Los Gatos staff are projecting a $3 million annual budget deficit over the next five years, which could threaten the town’s services, town staff said at a Feb. 21 council meeting.
This figure is $1 million higher than last year’s five-year forecast, which identified a $2 million annual budget shortfall, and comes as several community organizations are asking for more funding or rent abatement.
Cutting costs and dipping into one-time funds like the American Rescue Plan Act can reduce or eliminate the budget deficit, staff said at the meeting. Council will be reviewing the capital improvements budget in March and voting on the next fiscal year’s budget sometime in May, town manager Laurel Prevetti said.
“We can’t have a deficit going forward. … We need to get to something that’s sustainable,” Councilmember Rob Rennie said. “That’s either got to be another tax measure or it needs to be cutting ongoing expenses somehow.”
Gitta Ungvari, the town’s finance director, said the projected deficit for fiscal year 2023-24 is $2.7 million, and deficit forecasts for the following four years are $3.1 million, $3 million, $3.1 million and $3.2 million.
The news isn’t all bad. Instead of the $3.2 million deficit projected for the 2022-23 fiscal year, the town is looking at a $700,000 surplus.
Ungvari said this is because property, business and hotel taxes brought in more money than expected, and the town spent less on staff salaries because of open positions such as assistant town manager.
The finance commission, after reviewing the five-year forecast, said that trend is likely to continue over the next five years.
“It’s really good news that we’re doing better than expected,” Mayor Maria Ristow said. “I actually appreciate a conservative approach to budgeting because there’s so much unknown as we’re coming out of the pandemic.”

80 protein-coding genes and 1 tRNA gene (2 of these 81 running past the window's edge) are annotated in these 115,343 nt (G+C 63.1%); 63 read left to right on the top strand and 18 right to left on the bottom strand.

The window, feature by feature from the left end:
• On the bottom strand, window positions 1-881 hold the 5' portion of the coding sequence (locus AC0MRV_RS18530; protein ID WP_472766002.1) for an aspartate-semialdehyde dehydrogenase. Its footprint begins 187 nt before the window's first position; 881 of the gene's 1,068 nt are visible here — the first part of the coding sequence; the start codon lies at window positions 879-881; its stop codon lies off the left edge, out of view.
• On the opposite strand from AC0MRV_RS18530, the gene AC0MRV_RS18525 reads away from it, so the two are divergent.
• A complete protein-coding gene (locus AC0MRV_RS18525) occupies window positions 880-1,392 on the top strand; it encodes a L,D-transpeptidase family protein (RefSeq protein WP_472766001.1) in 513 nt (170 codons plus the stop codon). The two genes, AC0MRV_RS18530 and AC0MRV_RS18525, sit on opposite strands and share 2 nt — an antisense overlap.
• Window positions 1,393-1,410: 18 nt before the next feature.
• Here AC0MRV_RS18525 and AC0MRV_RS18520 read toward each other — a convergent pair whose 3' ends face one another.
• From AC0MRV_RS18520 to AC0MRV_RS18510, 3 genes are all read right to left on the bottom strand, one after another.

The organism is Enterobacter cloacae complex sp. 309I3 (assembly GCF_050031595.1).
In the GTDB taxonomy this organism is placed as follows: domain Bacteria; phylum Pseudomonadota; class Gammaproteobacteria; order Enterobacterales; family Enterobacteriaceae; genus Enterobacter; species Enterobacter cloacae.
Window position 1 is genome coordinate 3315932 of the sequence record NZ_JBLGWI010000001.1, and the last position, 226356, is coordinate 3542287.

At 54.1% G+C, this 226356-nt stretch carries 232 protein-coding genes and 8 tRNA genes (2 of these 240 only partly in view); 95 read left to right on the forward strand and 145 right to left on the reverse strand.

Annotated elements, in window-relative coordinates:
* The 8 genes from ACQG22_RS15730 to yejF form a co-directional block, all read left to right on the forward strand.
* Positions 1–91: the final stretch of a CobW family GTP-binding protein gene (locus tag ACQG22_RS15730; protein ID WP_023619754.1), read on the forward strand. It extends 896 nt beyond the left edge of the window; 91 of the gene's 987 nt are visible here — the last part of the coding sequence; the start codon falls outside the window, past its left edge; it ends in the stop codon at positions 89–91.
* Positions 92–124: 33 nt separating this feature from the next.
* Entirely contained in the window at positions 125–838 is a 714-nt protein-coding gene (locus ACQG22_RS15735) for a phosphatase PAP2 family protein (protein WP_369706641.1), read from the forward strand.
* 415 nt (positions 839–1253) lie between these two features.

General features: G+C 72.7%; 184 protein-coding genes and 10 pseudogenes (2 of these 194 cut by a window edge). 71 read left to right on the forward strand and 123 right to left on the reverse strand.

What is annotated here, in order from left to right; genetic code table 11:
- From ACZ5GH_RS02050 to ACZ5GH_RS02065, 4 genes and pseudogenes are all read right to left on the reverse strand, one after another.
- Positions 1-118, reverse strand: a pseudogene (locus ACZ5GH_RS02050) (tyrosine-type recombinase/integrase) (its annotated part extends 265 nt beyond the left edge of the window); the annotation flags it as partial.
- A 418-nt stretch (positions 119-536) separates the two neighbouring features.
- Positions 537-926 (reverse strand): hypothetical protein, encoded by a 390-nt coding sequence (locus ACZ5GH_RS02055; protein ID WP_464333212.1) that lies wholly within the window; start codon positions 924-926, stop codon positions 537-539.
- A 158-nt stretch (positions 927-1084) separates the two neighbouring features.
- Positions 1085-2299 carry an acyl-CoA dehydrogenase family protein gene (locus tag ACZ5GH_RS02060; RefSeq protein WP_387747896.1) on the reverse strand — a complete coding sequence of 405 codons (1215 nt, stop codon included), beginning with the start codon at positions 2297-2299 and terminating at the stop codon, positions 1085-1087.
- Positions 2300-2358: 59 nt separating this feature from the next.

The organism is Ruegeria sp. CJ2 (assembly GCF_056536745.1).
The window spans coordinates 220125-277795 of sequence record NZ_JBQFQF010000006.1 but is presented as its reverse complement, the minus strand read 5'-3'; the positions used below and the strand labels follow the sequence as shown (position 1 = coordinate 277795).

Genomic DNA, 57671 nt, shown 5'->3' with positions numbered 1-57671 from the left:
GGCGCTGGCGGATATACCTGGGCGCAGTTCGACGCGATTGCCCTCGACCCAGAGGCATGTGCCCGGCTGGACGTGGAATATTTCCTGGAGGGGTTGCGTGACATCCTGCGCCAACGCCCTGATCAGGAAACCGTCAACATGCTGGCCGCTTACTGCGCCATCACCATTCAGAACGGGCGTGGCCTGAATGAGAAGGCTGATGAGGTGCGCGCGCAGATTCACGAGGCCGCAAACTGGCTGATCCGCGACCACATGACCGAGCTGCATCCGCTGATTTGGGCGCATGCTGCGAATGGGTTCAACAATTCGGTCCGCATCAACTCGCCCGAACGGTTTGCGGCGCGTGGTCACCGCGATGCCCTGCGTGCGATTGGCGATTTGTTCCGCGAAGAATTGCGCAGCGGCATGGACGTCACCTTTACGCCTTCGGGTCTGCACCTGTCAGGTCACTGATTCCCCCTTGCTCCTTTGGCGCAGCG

Council voted to allocate an additional $150,000 to the community grant program, bringing the donation total to $300,000, and to allocate an additional $25,000 to the unhoused population using ARPA funding. Another $100,000 was allocated to KCAT for its senior services.
New Museum Los Gatos and Los Gatos Saratoga Recreation both previously asked town council to waive their rent payments of approximately $400,000 and $715,000 respectively.
Council voted to allocated $225,000 to LGS Recreation to help it operate while town council considers its budget for the next fiscal year and potential rent abatement for both the rec center and NUMU. Last year council allocated $360,000 to LGS Recreation.
Ungvari said the town will need to identify revenue sources to cover the deficit. Los Gatos voters in November approved a business license tax increase that is estimated to bring in an additional $1 million annually.
Council considered legalizing cannabis stores downtown last year, which could have brought in as much as $570,000 annually, but decided to uphold the town’s ban on such businesses after several residents spoke up in opposition.
In 2016, the town increased its transit occupancy tax, also known as the hotel tax, from 10% to 12% to generate more revenue. In 2018, the town increased its sales taxes as well.
The draft FY 2023-24 budget are set to be presented to staff on May 16.
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